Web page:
The goal of this lab is to develop and understanding of how the various intermolecular interactions affect the physical properties of substances and solutions. By heating separate solutions of Ethanol and Acetone, one can compare the relationship between the Hydrogen Bonds, and London-type Dispersion respectively, the strength of those bonds, and their effects upon the vapor pressure of the substance, the heat of vaporization of the substance, and the boiling point of the substance. This is done by graphing the natural log of the pressure, by inverse temperature, then from that graph, calculating the heat of vaporization via the Clausius-Clapeyron Equation:

    The Clausius-Clapeyron Equation in its full form is used to show the mathematical relationship between the heat of vaporization and temperature:

    The resulting differing heats of vaporization then demonstrate the weaker intermolecular interactions in Acetone, as compared to Ethanol. This is because stronger bonds require more energy to break, and thus require more energy to excite to the point of entering the gaseous state.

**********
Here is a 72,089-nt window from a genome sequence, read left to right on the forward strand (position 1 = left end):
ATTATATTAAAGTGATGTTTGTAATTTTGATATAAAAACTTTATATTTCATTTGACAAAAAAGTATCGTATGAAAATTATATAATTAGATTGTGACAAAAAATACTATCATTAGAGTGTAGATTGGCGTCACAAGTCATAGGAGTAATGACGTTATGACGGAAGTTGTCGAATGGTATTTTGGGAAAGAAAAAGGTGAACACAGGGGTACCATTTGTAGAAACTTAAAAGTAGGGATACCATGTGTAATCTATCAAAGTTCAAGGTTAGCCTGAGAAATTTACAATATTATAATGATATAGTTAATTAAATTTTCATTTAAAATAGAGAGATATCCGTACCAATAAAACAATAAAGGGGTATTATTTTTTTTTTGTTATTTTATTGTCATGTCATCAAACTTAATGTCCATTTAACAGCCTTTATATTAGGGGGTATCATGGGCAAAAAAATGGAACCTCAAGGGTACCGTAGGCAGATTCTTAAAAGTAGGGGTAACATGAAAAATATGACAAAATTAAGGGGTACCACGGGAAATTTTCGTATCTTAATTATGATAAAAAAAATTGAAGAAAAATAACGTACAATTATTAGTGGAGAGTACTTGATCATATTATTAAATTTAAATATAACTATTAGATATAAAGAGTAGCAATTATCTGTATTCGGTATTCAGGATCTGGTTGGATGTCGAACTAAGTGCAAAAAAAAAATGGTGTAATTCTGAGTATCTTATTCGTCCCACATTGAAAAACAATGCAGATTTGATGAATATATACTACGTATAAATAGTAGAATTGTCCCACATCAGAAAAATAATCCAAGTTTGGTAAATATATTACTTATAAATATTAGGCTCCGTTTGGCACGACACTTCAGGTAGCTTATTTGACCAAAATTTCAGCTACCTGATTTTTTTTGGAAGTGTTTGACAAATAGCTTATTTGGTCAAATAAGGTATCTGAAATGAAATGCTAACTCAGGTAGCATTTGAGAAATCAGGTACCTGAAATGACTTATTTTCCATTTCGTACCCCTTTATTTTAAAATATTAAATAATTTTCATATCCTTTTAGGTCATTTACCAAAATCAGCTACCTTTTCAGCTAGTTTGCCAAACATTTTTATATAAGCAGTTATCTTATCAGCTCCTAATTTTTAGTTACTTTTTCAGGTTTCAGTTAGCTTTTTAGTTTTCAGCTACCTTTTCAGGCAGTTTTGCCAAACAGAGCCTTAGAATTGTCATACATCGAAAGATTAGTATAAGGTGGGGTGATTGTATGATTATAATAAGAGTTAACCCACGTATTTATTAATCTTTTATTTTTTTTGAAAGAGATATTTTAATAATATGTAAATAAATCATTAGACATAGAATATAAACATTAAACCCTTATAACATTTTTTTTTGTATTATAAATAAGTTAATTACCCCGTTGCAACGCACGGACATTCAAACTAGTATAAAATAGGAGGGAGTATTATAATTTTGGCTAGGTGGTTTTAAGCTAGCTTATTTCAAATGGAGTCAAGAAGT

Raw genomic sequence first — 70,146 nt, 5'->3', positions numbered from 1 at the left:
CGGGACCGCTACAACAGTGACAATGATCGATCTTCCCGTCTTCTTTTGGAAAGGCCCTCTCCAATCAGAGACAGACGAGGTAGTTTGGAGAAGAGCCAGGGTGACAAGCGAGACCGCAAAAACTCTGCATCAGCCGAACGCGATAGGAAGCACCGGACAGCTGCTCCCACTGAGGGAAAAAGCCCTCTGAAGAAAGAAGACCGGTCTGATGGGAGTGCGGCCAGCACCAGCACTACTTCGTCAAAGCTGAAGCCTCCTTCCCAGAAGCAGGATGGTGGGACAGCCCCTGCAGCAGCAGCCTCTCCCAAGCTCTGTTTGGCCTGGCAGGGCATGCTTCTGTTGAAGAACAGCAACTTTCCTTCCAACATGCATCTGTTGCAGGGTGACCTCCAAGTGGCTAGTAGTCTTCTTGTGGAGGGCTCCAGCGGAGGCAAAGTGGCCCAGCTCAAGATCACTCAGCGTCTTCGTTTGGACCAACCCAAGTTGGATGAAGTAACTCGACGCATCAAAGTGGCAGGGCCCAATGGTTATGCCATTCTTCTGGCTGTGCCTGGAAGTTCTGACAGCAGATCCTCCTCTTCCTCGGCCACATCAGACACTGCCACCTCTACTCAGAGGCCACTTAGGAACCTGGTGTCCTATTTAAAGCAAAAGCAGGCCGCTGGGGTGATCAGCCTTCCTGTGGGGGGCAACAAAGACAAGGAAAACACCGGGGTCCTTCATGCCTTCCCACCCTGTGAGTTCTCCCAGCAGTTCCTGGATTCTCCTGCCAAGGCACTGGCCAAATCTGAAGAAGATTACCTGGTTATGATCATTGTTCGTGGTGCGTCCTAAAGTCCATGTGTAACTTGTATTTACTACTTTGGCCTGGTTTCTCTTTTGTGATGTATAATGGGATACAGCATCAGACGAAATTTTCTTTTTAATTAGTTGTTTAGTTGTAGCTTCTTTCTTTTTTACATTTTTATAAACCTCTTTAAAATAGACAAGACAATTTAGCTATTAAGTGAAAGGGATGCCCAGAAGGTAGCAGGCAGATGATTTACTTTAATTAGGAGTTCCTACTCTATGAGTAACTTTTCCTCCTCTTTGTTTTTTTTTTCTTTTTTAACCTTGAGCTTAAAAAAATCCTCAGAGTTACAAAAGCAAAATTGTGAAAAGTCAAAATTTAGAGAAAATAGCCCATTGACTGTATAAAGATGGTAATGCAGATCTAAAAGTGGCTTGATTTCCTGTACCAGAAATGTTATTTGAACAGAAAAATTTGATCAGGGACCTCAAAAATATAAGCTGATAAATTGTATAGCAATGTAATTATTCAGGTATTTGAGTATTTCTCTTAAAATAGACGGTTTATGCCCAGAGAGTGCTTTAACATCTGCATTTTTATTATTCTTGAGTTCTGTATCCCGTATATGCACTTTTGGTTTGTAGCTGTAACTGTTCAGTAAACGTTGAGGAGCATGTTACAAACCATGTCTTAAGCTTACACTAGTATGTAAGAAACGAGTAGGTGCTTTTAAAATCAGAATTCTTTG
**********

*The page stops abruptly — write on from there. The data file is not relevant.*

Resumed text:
The Heat of Vaporization of Ethanol is 158.7974, and Heat of Vaporization of Acetone is 0. This supports the prediction that Ethanol has stronger intermolecular forces than Acetone, due to its hydrogen bonds.

     

    However, while these results support the prediction, they are also largely flawed. This is most likely due to a failure to properly seal the Erlenmeyer flask, thus allowing air to escape, disrupting the measurement of pressure. This is due to the two holes in the stopper, and the temperature sensor not properly fitting within the hole allotted to it.

     

    Other possible sources of error include: